Each movie has its own creative approach to its sonic experience, and for the Academy Award-nominated sound editing and mixing teams — this year nominated as one in a newly combined category for best sound — they worked in lockstep to meet those goals.
For instance in Amazon’s Sound of Metal, punk-metal musician Ruben, played by Riz Ahmed, experiences hearing loss, and director Darius Marder and the sound team deftly delivers the drummer’s aural point of view. “When you lose your hearing, your eardrums are not functioning anymore, your body (tissue, bones cavities) continues to feel the sound and your brain constructs something which looks like sounds,” supervising sound editor and designer Nicolas Becker relates. “You can have a similar experience when you are underwater: Your eardrums are not functioning, but the tissues and the bones transmit the vibration directly to the cochlea.”
This informed the film’s sound, which Becker says aims to “mimic as close as possible the way [deaf] people get sound through their body.” The team also incorporated Ahmed’s “inner body sound,” taking recordings with a range of microphones including a stethoscope mic on the actor’s chest, a geophone mic on his skull, and a waterproof lavalier microphone in his mouth.
Authenticity was the name of the game in Apple TV+’s World War II naval drama Greyhound. Director Aaron Schneider “had come to the table very well prepared with a portfolio photographs and descriptions of the way he wanted the movie to be made and equipment that he wanted the actors to use as prompts,” relates production sound mixer David Wyman. “It was a big picture conversation about how do we incorporate 1940s period-correct equipment and our sound so that the actors can be fully immersed in the period and every scene.”
Supervising sound editor and rerecording mixer Michael Minkler notes that while they had access to existing WWII material, “we wanted to customize every one of those sounds, every little sound that if we don’t like it, we replace it. If we like it, we’ll enhance it. Almost nothing is left alone. You want to be authentic, but we still want it to be a movie.”
Realism was the brief for Paul Greengrass’ period Western News of the World for Universal. “Paul Greengrass really likes to hear things as naturally as possible,” explains production sound mixer John Pritchett, citing as an example that “there’s tons of crowd scenes in this. “Normally when we do crowd scenes we’d had the crowd basically pantomime action. But he didn’t want to do it that way because it didn’t feel real to him, also it’s a strong motivator for [lead actor] Tom Hanks to have those real sounds [on set]. So we let the crowd go crazy and even added more crowds in post.” Period gun shots and other sound effects also added authenticity in post.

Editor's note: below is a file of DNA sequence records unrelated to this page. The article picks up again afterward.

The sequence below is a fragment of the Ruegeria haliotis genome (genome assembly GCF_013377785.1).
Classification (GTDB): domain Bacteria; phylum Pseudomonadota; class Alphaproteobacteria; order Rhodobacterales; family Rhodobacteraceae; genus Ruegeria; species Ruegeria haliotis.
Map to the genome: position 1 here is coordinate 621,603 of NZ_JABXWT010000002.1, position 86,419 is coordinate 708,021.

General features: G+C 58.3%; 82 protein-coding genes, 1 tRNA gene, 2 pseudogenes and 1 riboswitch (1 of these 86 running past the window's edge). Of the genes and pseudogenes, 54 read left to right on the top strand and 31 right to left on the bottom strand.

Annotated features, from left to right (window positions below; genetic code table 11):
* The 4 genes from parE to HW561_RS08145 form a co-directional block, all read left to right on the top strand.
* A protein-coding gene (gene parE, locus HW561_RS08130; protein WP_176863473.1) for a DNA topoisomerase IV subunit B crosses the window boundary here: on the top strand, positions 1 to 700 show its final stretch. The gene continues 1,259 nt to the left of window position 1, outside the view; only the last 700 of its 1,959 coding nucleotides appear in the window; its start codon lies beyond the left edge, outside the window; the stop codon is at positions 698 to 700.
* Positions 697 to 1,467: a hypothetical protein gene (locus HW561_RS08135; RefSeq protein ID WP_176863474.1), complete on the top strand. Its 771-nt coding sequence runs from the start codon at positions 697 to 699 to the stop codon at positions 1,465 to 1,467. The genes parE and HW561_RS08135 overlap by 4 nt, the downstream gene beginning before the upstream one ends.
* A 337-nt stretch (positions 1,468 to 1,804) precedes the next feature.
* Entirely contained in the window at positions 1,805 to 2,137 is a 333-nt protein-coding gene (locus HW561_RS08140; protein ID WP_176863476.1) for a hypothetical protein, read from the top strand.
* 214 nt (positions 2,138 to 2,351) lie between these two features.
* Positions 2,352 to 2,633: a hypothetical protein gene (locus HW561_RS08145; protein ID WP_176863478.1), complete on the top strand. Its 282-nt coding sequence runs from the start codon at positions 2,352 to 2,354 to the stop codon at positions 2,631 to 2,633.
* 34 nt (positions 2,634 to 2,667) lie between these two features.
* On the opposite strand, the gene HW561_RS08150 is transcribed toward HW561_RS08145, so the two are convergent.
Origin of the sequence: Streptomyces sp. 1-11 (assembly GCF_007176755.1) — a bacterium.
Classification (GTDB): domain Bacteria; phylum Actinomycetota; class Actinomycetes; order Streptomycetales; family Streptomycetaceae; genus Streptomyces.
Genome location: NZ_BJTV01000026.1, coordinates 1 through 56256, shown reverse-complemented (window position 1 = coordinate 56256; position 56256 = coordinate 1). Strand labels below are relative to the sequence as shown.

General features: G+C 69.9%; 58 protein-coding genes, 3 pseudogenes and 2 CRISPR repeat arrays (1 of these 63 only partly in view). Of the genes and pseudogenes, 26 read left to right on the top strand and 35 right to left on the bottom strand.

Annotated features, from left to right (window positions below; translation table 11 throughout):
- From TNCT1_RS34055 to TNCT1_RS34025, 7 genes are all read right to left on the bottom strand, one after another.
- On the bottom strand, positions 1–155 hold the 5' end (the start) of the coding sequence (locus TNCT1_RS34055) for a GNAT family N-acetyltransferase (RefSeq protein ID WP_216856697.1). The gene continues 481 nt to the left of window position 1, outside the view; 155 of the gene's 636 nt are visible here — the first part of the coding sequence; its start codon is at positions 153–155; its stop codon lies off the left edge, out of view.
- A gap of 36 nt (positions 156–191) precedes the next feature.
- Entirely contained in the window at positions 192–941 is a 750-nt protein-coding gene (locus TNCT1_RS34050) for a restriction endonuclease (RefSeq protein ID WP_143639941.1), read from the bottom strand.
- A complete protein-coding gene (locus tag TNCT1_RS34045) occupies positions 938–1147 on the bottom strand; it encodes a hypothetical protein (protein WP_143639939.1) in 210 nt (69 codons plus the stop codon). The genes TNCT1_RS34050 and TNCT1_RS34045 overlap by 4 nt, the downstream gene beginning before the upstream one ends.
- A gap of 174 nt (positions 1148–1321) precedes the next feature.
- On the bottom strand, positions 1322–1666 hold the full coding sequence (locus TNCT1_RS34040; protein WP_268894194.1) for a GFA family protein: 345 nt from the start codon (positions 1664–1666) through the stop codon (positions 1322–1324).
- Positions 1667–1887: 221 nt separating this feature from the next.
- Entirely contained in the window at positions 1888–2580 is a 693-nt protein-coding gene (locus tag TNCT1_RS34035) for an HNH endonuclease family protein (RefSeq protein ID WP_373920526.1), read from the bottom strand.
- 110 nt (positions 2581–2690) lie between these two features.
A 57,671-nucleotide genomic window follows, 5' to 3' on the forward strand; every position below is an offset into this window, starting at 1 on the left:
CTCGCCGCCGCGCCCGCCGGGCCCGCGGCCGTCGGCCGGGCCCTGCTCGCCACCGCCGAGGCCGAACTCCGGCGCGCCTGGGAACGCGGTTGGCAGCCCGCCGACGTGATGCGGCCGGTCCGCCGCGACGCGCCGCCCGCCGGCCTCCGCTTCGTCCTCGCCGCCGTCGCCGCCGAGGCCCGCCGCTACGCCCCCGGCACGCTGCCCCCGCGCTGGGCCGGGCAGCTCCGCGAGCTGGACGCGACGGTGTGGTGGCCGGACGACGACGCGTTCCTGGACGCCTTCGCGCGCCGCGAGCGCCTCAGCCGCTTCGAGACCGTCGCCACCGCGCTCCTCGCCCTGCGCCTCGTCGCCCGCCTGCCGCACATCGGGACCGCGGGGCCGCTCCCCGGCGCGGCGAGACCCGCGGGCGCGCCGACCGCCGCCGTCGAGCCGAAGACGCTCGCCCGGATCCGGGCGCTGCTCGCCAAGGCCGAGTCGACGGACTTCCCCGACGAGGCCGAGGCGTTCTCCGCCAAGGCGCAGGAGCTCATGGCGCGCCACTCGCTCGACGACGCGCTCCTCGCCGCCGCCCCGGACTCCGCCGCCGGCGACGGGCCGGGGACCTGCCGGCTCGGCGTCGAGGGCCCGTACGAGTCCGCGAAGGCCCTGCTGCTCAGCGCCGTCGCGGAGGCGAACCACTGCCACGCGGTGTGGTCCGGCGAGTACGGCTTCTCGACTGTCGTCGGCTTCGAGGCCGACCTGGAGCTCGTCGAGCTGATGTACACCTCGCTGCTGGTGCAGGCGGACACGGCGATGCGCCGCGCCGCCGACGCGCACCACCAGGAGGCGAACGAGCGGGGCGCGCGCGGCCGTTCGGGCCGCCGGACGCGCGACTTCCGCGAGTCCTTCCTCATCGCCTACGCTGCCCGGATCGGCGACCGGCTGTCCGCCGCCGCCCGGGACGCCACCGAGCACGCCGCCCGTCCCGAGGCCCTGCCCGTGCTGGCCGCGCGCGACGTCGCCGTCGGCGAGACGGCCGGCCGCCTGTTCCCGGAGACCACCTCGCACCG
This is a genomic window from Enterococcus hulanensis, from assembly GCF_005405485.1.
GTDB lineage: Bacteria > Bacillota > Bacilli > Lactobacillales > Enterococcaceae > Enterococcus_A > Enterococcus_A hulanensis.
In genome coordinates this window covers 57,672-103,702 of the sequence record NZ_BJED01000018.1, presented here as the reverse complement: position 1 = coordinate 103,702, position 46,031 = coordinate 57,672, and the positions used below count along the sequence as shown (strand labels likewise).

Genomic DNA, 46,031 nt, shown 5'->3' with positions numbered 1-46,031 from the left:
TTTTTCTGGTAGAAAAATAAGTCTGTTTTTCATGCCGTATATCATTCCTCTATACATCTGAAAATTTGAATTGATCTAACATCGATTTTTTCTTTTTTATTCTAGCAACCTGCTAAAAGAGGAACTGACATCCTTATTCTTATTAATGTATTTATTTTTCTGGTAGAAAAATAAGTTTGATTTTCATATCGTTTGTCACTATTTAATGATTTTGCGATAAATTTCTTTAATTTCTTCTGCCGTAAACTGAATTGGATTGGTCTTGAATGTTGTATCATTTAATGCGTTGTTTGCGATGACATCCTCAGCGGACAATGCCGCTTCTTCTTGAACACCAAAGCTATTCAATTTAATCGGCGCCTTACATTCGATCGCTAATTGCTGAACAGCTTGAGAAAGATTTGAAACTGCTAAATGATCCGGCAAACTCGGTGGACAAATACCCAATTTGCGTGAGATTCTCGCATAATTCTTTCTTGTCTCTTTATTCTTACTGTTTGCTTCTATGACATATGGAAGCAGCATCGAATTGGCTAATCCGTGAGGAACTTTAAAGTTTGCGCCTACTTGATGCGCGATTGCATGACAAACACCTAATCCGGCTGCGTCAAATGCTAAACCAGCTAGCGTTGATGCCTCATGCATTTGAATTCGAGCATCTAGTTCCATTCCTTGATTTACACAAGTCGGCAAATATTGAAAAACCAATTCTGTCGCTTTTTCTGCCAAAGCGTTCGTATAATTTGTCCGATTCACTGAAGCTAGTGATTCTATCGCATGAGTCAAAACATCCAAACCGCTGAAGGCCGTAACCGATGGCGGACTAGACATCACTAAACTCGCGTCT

David Fincher wanted his period film Mank to sound as though it was made around 1940. “First, we made it as pristine as we could, as if we wanted it to sound like a modern-day film,” explains supervising sound editor and rerecording mixer Ren Klyce. “Then we took that entire mix, and we ran it through a process which we collectively called the ‘patina effect,’ where we ‘aged’ that sound. And the third sound that David wanted to have is [for] the audience to feel as if they were watching the film in an old-fashioned movie theater with an echo. That was the marching orders for the film: ‘I want the movie to sound like it’s old, it’s monophonic, it’s lousy, and I want it to sound like we’re in the movie theater that’s from the 1940s.'”
Klyce — who was also the supervising sound editor/designer and rerecording mixer on Pixar’s Soul — describes a very different approach to the animated nominee, which is set in both contemporary New York City and the film’s imaginary pre- and post-life realms. “Pete [Docter] knew he wanted to have a completely different palette of sound and music for [each] environment,” he says.
For the Great Before, an ethereal setting where young souls find their personalities, he says, “it was really important to Pete at that point in the film that we, through the character of Joe, feel safe, feel peaceful and feel like this is a very relaxing, nurturing environment.”